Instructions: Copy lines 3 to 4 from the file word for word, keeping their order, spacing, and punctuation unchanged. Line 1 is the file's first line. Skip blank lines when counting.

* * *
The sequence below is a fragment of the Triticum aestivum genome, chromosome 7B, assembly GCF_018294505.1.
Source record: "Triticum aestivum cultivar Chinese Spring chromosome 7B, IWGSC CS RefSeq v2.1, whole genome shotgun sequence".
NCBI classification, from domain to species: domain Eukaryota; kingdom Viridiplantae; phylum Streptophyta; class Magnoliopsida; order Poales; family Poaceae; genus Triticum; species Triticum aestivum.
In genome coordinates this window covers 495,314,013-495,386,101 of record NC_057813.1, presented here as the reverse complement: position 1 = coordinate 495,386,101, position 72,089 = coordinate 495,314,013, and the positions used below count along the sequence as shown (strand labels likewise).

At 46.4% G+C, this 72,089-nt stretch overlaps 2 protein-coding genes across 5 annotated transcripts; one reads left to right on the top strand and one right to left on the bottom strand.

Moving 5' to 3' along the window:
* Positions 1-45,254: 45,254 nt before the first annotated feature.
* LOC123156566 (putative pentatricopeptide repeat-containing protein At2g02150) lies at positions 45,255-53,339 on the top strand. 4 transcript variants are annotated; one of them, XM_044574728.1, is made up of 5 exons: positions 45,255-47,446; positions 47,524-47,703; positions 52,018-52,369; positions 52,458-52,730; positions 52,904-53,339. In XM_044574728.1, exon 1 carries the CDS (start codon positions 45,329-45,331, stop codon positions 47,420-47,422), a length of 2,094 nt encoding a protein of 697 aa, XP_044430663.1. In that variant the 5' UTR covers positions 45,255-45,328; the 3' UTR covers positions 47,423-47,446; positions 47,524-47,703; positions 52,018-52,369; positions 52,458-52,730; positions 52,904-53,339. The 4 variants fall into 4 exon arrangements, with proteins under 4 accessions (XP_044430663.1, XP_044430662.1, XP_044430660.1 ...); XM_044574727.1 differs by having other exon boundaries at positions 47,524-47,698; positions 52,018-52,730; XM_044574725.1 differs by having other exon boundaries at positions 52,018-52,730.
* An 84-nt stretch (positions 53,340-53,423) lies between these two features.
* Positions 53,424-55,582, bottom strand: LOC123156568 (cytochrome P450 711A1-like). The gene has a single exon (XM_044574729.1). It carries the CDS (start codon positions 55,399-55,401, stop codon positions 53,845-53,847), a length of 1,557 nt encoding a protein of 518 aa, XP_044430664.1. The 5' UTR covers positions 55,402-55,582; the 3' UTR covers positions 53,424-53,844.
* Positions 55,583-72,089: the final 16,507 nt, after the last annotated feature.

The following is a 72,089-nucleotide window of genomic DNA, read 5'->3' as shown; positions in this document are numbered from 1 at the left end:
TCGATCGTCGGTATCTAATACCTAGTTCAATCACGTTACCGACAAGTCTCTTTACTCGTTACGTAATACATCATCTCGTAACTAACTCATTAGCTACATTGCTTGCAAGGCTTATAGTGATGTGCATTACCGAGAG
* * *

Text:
NCBI classification, from domain to species: domain Eukaryota; kingdom Viridiplantae; phylum Streptophyta; class Magnoliopsida; order Poales; family Poaceae; genus Triticum; species Triticum aestivum.
In genome coordinates this window covers 495,314,013-495,386,101 of record NC_057813.1, presented here as the reverse complement: position 1 = coordinate 495,386,101, position 72,089 = coordinate 495,314,013, and the positions used below count along the sequence as shown (strand labels likewise).